We are on St Agnes, the westernmost inhabited rock of the Isles of Scilly. Years ago, I worked for a while in Uzbekistan (don’t ask) and once got to my flat in Tashkent in less time than it took my family to reach St Agnes. To get there this week we used a cab, two trains, a minibus, a plane, another minibus, a small boat and golf buggy.
The first train took us to Reading, until recently a quaint red-brick obstruction blocking the way to and from the west, now replaced by a huge concrete and glass palace. When first opened, the enormous gallery which runs across all the platforms was an impressive open space. It was quickly filled, however, with tacky booths flogging tat at inflated prices. Britain’s railways were always driven by profit, but they once had class, in their architecture as well as in their locomotives, carriages and service. Now the whole thing seems a rather vulgar racket stitched up between a rapacious Treasury, unworldly civil servants, and companies whose very names – “First Group”, anything with “Virgin” in it – make you check that you still have your wallet.
The route west from London has recently been electrified, with ugly metal gantries littering what was once a rather attractive line.
I am re-reading Robert Graves’ Goodbye to All That and came across an unexpected piece of sensitivity towards the status of those allegedly in breach of Kings Regulations or, at least, in the label given to them.
We are not talking here of Courts Martial and serious offences but of minor matters dealt with in the Battalion Orderly Room. Sessions would apparently last “for five hours every day, at the rate of one crime dealt with every three or four minutes”. Graves gives some dialogue:
Escort and prisoner, right turn! Quick march! Right wheel! Left wheel! Mark Time! Escort and prisoner, halt! Left turn!
Given the rate at which these offences were dealt with, one would not expect the army to be overly sensitive as to the language used. Graves notes, however, that:
The sole change brought by the introduction of the civilian element into the army was that, about halfway through the war, an Army Council instruction laid down that henceforth the word of command must be: “Accused and Escort, right turn, quick march…” instead of “Prisoner and escort, right turn, quick march…” Continue reading
Old maps juxtaposed with new maps can unpeel the history of a place and show how the landscape has adapted to changing times. Ancient fields give way to an RAF airfield of World War II; nearby, more fields disappear under a reservoir. But first, a wood which appears to resemble a bird.
There are some things you see fly by on Twitter which just have to be followed up. This tweet caught my eye yesterday, posted by @StamfordLiving1 and RT’d by @LordBonkers.
A quick search for Ketton on the Ordnance Survey map (Bing has all these btw) shows that there is indeed a wood shaped like a bird just west of the village. Is this some carefully planted joke? That is not verifiable, but it is possible to see if it has been around for a while. Continue reading
It is 6 April 1982. We are in a cafe in Megève, just north of Italy’s Alpine border with France, having some coffee before setting off across the snowy Alps. Opposite us, a man is reading a newspaper whose headline says something like “Thatcher invia flotta da guerra per le Falkland”. I have no Italian, but the meaning was clear – Thatcher sends battle fleet to the Falklands.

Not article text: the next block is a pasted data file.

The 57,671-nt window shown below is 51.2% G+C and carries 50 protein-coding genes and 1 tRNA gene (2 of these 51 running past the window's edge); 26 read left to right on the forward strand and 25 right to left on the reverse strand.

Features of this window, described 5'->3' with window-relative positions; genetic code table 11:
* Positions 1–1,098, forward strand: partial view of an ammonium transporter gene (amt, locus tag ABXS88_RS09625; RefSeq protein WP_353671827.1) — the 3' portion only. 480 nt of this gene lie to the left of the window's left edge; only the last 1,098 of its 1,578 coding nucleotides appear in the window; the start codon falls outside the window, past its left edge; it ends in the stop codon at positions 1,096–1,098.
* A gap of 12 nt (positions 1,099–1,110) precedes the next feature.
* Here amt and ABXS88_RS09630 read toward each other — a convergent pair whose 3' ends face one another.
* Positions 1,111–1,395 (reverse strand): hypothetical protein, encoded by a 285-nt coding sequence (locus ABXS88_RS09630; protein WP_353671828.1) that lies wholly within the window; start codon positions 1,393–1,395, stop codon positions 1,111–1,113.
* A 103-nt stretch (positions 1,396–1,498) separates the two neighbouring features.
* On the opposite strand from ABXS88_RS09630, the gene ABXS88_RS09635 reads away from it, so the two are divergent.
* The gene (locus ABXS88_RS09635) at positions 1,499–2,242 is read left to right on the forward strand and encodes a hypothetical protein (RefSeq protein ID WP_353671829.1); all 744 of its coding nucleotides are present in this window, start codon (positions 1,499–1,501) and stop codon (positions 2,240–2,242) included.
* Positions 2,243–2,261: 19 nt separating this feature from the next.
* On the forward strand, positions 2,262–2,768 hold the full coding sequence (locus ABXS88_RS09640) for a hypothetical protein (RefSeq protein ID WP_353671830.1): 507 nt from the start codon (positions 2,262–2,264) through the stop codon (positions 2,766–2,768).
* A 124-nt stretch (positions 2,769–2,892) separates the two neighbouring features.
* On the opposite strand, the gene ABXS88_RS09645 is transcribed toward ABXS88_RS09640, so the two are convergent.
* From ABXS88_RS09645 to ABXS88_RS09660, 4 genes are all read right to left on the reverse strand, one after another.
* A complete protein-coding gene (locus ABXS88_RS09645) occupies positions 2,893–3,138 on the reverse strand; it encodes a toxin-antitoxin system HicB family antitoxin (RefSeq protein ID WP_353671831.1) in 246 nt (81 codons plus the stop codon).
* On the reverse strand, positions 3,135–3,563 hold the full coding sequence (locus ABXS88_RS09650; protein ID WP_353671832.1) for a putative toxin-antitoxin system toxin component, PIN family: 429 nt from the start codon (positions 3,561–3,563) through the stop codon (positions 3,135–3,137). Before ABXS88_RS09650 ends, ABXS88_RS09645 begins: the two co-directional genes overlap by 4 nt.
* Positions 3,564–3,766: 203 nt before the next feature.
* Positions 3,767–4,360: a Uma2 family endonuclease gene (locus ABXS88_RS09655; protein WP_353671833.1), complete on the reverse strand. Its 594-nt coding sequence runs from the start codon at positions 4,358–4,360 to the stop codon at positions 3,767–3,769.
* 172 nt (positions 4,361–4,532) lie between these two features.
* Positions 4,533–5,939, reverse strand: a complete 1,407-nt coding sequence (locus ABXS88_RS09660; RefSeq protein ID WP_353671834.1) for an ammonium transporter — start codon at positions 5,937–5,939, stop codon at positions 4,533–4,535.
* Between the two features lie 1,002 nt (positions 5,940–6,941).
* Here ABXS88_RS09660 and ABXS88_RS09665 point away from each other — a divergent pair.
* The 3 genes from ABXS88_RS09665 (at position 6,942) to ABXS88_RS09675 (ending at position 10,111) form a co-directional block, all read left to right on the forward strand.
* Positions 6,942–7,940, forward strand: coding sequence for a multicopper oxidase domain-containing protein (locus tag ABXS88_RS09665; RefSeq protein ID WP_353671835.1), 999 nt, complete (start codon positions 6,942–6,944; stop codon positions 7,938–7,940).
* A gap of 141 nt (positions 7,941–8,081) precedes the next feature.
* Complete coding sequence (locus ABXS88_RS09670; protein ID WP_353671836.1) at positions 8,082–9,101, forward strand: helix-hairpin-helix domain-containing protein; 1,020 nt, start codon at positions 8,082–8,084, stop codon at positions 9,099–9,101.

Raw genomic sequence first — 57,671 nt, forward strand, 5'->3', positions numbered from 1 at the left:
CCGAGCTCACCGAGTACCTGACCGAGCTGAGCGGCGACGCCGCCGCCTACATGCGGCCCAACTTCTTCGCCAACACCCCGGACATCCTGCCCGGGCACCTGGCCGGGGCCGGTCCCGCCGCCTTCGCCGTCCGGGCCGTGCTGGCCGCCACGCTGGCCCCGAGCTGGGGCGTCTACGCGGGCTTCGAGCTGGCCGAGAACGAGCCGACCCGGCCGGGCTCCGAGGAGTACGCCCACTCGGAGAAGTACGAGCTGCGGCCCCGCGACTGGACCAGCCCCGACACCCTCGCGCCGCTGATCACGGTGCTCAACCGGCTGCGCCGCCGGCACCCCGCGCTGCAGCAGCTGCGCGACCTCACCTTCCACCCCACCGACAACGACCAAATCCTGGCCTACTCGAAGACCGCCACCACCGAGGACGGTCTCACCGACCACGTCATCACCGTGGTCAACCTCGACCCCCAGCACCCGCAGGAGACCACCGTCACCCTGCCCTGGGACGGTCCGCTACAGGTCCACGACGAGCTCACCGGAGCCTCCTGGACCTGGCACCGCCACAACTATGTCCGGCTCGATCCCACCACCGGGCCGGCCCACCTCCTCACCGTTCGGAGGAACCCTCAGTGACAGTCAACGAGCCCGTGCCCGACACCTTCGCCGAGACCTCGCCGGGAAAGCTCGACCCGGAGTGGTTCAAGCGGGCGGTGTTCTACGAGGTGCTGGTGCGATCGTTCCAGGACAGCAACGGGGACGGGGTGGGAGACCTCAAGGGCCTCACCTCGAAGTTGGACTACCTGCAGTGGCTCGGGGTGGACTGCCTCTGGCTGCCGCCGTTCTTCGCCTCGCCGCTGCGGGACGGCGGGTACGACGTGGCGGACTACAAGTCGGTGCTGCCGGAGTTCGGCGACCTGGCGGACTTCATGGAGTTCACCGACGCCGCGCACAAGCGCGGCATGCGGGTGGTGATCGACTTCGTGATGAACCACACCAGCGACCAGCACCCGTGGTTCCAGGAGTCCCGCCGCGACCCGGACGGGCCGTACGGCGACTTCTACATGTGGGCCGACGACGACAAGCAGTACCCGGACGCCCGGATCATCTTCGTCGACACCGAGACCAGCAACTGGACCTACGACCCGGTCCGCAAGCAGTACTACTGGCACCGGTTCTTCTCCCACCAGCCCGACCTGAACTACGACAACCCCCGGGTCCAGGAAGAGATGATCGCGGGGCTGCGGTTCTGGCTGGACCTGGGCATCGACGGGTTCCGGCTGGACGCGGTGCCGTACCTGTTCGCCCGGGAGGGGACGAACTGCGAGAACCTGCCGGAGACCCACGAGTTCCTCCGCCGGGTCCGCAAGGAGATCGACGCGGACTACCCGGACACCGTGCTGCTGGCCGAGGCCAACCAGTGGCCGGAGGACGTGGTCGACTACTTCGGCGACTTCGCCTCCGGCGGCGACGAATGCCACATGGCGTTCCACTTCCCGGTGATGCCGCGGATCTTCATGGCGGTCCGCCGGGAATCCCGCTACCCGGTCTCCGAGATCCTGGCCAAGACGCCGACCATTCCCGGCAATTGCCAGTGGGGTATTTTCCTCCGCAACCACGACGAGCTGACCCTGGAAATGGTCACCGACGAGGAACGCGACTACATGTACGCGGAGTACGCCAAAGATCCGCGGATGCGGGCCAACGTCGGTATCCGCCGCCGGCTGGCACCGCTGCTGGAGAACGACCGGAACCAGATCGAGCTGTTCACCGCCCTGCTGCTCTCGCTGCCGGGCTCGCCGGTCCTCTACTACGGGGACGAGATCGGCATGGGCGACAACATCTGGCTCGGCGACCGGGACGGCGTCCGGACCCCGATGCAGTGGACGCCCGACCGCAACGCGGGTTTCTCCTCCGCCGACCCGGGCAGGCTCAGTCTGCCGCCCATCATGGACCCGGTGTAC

I don’t remember how many days we had been driving to reach Megève. The pictures shows that we visited several Great War cemeteries – British, French and German – and stopped at Reims and Dole en route. Continue reading
Turning out the attic reveals some miscellaneous china, including tea cups which belong to the days when tea was accompanied by thinly-sliced cucumber sandwiches (this is no mere cliché, by the way – I was at Oxford with a chap whose tea parties involved bone china and cucumber sandwiches, all three – chap, cups and comestibles – remarkable for their delicacy).
What do you do with such things? They have no cash value; charity shops would accept them with gritted teeth; we have cupboards enough crammed with unused things to eat and drink from; they are certainly not going back in the attic. Continue reading
The really dim ones – the sort of person who crows about “taking back control” or who whines about the “humiliation” of having a passport which is not blue – will conclude that I am saying that Theresa May is like Hitler. Do get someone to read this slowly to you before attacking me on that ground.
The Prime Minister, Theresa May, said incautiously in an interview that she did not read much history. Where have we heard that before? Ah yes, Tony Blair wishing rather belatedly that he had read more history before becoming prime minister.
Theresa May read geography at Oxford. In my day, geography usually meant 6’4″ blokes more skilled with oar or rugby ball than with brain. No one is suggesting that Mrs May is unintelligent – far from it – but her geography should have encouraged her to appreciate the value of actual trading relationships with your immediate neighbours rather than speculative ones with countries much further away. You might also have expected her to be able to place Gibraltar on a map, even if the minutiae of the Treaty of Utrecht might justifiably have passed her by.
I am reading Berlin: The Downfall 1945 by Anthony Beevor. Its central narrative is about the invasion of Germany by a Russian army which murdered, raped and destroyed on its way to Berlin, with everyone from Stalin down to the lowest soldier driven by a thirst for revenge inspired by German conduct in Russia. If Tony Blair had read any history, he might have considered the possibility of a similar reaction before casually setting fire to the Middle East. Continue reading